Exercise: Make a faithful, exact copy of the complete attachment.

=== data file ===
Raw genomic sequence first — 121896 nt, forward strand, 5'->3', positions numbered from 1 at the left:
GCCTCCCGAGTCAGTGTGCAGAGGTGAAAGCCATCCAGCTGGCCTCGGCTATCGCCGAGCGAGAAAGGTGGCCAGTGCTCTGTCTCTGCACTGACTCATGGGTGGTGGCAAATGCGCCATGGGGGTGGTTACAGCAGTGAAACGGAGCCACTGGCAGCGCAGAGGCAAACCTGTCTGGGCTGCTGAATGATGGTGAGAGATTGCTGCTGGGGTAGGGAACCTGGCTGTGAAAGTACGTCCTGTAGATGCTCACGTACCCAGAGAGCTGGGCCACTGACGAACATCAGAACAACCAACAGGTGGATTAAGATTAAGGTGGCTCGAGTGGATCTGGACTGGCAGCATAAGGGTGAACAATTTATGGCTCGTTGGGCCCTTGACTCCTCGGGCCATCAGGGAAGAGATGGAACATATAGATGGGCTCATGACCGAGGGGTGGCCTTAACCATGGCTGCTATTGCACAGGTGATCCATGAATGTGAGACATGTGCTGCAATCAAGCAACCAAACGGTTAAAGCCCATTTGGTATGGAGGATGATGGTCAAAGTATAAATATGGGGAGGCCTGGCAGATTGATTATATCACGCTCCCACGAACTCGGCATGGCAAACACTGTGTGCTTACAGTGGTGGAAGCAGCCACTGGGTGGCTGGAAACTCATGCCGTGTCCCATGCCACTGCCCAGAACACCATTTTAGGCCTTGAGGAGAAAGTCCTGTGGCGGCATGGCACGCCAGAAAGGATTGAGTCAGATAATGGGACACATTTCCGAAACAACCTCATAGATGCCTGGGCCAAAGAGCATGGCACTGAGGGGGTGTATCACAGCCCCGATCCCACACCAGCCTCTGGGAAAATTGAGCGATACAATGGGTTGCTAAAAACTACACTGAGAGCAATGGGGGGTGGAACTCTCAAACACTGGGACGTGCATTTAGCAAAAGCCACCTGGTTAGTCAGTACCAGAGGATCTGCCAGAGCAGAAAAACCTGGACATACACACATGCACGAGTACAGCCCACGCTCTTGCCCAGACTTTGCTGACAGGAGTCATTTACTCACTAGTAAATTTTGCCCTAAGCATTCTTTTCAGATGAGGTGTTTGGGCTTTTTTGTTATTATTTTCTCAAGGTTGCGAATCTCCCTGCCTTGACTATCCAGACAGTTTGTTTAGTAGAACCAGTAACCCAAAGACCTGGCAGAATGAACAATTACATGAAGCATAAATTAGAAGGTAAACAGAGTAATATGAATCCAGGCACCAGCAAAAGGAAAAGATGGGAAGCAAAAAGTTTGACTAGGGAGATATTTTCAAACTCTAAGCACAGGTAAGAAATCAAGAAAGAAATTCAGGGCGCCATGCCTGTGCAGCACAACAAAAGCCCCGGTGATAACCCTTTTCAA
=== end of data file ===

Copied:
Raw genomic sequence first — 121896 nt, forward strand, 5'->3', positions numbered from 1 at the left:
GCCTCCCGAGTCAGTGTGCAGAGGTGAAAGCCATCCAGCTGGCCTCGGCTATCGCCGAGCGAGAAAGGTGGCCAGTGCTCTGTCTCTGCACTGACTCATGGGTGGTGGCAAATGCGCCATGGGGGTGGTTACAGCAGTGAAACGGAGCCACTGGCAGCGCAGAGGCAAACCTGTCTGGGCTGCTGAATGATGGTGAGAGATTGCTGCTGGGGTAGGGAACCTGGCTGTGAAAGTACGTCCTGTAGATGCTCACGTACCCAGAGAGCTGGGCCACTGACGAACATCAGAACAACCAACAGGTGGATTAAGATTAAGGTGGCTCGAGTGGATCTGGACTGGCAGCATAAGGGTGAACAATTTATGGCTCGTTGGGCCCTTGACTCCTCGGGCCATCAGGGAAGAGATGGAACATATAGATGGGCTCATGACCGAGGGGTGGCCTTAACCATGGCTGCTATTGCACAGGTGATCCATGAATGTGAGACATGTGCTGCAATCAAGCAACCAAACGGTTAAAGCCCATTTGGTATGGAGGATGATGGTCAAAGTATAAATATGGGGAGGCCTGGCAGATTGATTATATCACGCTCCCACGAACTCGGCATGGCAAACACTGTGTGCTTACAGTGGTGGAAGCAGCCACTGGGTGGCTGGAAACTCATGCCGTGTCCCATGCCACTGCCCAGAACACCATTTTAGGCCTTGAGGAGAAAGTCCTGTGGCGGCATGGCACGCCAGAAAGGATTGAGTCAGATAATGGGACACATTTCCGAAACAACCTCATAGATGCCTGGGCCAAAGAGCATGGCACTGAGGGGGTGTATCACAGCCCCGATCCCACACCAGCCTCTGGGAAAATTGAGCGATACAATGGGTTGCTAAAAACTACACTGAGAGCAATGGGGGGTGGAACTCTCAAACACTGGGACGTGCATTTAGCAAAAGCCACCTGGTTAGTCAGTACCAGAGGATCTGCCAGAGCAGAAAAACCTGGACATACACACATGCACGAGTACAGCCCACGCTCTTGCCCAGACTTTGCTGACAGGAGTCATTTACTCACTAGTAAATTTTGCCCTAAGCATTCTTTTCAGATGAGGTGTTTGGGCTTTTTTGTTATTATTTTCTCAAGGTTGCGAATCTCCCTGCCTTGACTATCCAGACAGTTTGTTTAGTAGAACCAGTAACCCAAAGACCTGGCAGAATGAACAATTACATGAAGCATAAATTAGAAGGTAAACAGAGTAATATGAATCCAGGCACCAGCAAAAGGAAAAGATGGGAAGCAAAAAGTTTGACTAGGGAGATATTTTCAAACTCTAAGCACAGGTAAGAAATCAAGAAAGAAATTCAGGGCGCCATGCCTGTGCAGCACAACAAAAGCCCCGGTGATAACCCTTTTCAA